Shelley Moore – Bowling & Inclusion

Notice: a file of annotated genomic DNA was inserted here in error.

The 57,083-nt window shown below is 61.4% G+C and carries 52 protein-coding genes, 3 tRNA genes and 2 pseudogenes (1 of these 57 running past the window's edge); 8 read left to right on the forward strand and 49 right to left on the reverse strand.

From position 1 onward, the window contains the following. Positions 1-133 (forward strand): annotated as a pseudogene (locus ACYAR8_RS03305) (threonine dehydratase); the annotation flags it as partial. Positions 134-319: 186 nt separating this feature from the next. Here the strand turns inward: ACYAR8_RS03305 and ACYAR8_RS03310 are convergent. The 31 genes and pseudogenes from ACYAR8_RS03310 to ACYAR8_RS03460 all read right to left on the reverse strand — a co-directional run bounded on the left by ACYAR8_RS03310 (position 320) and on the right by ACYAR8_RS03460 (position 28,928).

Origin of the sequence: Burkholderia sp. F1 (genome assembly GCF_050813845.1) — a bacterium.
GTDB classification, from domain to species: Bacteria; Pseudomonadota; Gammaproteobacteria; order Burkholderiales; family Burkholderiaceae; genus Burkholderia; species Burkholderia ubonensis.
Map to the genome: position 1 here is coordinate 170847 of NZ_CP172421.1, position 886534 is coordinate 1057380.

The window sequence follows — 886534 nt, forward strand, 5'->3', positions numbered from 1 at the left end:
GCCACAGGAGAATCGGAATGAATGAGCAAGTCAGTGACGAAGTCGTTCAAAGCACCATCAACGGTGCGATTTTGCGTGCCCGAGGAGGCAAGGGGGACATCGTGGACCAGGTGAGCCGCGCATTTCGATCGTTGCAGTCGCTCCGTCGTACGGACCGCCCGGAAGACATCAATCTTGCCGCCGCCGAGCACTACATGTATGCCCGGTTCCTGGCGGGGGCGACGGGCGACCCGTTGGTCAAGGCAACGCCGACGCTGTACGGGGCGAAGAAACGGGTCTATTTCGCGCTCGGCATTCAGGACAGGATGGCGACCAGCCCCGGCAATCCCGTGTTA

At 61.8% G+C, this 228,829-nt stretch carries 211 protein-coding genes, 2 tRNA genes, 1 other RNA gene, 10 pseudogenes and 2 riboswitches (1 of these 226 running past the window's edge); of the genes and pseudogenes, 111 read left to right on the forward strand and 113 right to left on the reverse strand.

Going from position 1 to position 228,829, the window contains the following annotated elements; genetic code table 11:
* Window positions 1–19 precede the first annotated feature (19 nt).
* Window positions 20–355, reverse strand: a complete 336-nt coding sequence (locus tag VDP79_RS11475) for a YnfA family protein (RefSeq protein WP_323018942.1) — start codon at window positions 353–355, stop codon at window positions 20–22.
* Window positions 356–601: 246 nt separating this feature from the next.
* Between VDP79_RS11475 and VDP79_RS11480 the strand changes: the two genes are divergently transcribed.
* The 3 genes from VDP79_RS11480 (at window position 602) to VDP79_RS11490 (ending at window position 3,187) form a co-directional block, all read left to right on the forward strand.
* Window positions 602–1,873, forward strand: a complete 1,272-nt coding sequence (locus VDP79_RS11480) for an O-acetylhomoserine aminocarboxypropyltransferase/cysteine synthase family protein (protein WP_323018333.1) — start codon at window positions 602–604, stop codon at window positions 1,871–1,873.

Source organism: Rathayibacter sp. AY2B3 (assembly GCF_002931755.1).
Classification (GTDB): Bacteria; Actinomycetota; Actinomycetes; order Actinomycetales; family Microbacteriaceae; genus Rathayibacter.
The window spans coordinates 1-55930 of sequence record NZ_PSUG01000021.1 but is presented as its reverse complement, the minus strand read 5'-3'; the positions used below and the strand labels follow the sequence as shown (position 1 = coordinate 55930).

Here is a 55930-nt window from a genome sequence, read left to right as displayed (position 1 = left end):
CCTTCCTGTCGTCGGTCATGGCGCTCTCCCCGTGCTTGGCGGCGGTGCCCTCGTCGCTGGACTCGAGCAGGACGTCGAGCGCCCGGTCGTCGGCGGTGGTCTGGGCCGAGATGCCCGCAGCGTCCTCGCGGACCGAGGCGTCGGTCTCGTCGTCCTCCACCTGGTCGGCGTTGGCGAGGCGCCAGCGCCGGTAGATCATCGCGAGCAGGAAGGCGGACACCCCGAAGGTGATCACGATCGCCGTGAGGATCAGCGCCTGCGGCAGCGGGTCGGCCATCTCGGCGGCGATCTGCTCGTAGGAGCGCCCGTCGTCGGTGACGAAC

So we need to show teachers why inclusion is important practically. Now there’s a question. Why is this important practically. So I’m going to tell you and tell you in 10 minutes. Do you believe me? You’re like, “I don’t know Shelly”. Okay. There is a metaphor that I realized; sleepless nights, that is the perfect example of showing people why inclusion matters, but practically. In a classroom, in school, in a staff room, in this room right now and it is bowling. What’s the goal of bowling? You want to knock down all the pins, or as many as you can. So if you want to knock down the pins, or as many as you can, sometimes you roll it down the aisle and you get them all and that feels awesome and sometimes you get some of them but it’s okay because you have another chance. Now in ten pin bowling you get two balls, ok? Two balls. So if I want to knock down all of the pins; let’s just walk through this together. I have the ball, like I kind of go up to the lane. Where do I throw the ball if I wanted to hit all the pins? The middle or a little off, a little off. Those arrows on the ground? I like to aim it kind of like, the arrow to the right of the center because I’m, because I’m a little bad. I like to not follow the rules sometimes. So anyways, you roll it down the middle and like I say, sometimes you get them sometimes you don’t. But if you do, if you do roll it down the middle and you don’t knock the ball down what pins are often left standing? The outsides. So this is called the seven ten split. The seven ten split is the hardest shot in bowling. You can be an amateur or professional or an Olympic… is there a bowling in the Olympics? You can have your PhD in bowling. You can get coached, you can practice, you can get feedback. It is still the hardest shot in bowling so I really, I really wanted this metaphor to work so I did my research. Professional bowling has been televised for 55 years. Okay? How many times in 55 years has that shot been made successfully on television? Three. That’s it. It has only been made successfully three times. It is almost impossible. Because what you have to do is you have to throw the ball, it has to hit the outside of one of the pins but if you miss you get the gutter and you don’t get either. But if you get it, it shoots the pin off the backboard. I didn’t even know there was a backboard, and it pops out and hits the other pin. It is so hard that, what even professionals do, is usually they kind of step back and they’re like “Uh the split “and they choose one. They do it the safe way and they throw it down and they get one and then there’s a pin left standing staring at you. Here’s my question. One minute with your neighbour. How is bowling like teaching? We aim for the middle. Absolutely. We aim for the middle and then we try and get what’s left over. But if we think about this in terms of; the ball is the teacher or the lesson or the curriculum and the pins are the kids, we kind of like throw our lesson at them. We get kind of most of them, but then the kids that are left… well we used to have an EA that could get one and we could get the other… and we use have supports that were the bumper guards. But then those were taken away last year and so we kind of do the best that we can but who are the pins left standing? There are kids that need the most support and there are kids that need the most challenge and they stare at us. And so the chances of getting both of them are very, very slim and so we have to choose sometimes. But the reality is we do the best we can. We’re professionals. We’re masters, we’re PhD’s, we’re coached, we get feedback. For the reality is there’s pins left standing at the end of the day. You can be the best teacher in the world and there’s pins left standing. So I call it the professional bowler and I’m like I’ve noticed that you never throw the ball down the middle and I just want to know why, like why don’t you do that? And he goes “Well if you think about it bowling is just a game of the domino effect right?” So one pin knocks another pin down which knocks another pin down. So the bigger domino effect is if you have contact with the most pins at initial point of contact. Look okay, okay. That make sense. So the more pins you hit initially the bigger the domino effect. I totally get that. So he goes “If you aim at the middle you’ll hit the head pin and maybe the head pins neighbor.” So probably your initial contact is one or two pins. That’s not very many when you have ten pins. So he said “If you can come in from the side you can have initial contact sometimes with four or five pins which will then cause a bigger domino effect.” I’m like okay, that makes sense, I get it. But he says “If you were to throw the ball straight at that angle you’d have to be two lanes over and that’s just not the game. So you have to curve it so that it enters in at that angle but from the lane that your’re in. I’m like “Ok Ok” So then here’s my next question. If you’re throwing at an angle where do you aim the ball? Because you don’t aim at the middle because has to come in from the side. You see where I’m going with this? Guess what professional bowler said. Professional bowler said… and let this sink in for a second… you aim for the pins that are the hardest to hit. Think about that for a second. It is more statistically strategic, effective and efficient if you don’t aim at the head pin but you aim for the outside pin. So this makes things fuzzy for me because, I don’t know about you, but when I went to school, and when I went through teacher education, we are taught to aim at the head pin. We are taught to teach to the kids that have two parents, the kids that have three meals a day, with not too many carbs, that have hypoallergenic dogs and limited screen time, who go on after school science walks and collect leaves for their journal, who take a year off of school because their parents want to take them on an experiential a life vacation. We teach to the kids …. …. they don’t even need us. They have their gel pens. If we didn’t even show up they would get eighty-six percent. We teach to the kids that need us the least, because we love aiming for the headpins. We love it cuz they’re the goers and you know what? Go with the goers, but we have to change our aim if this inclusive education thing that’s going to work. Because it actually is easier and more strategic and more effective and more efficient to have the diversity in the classroom. But if it’s going to work we have to change our aim.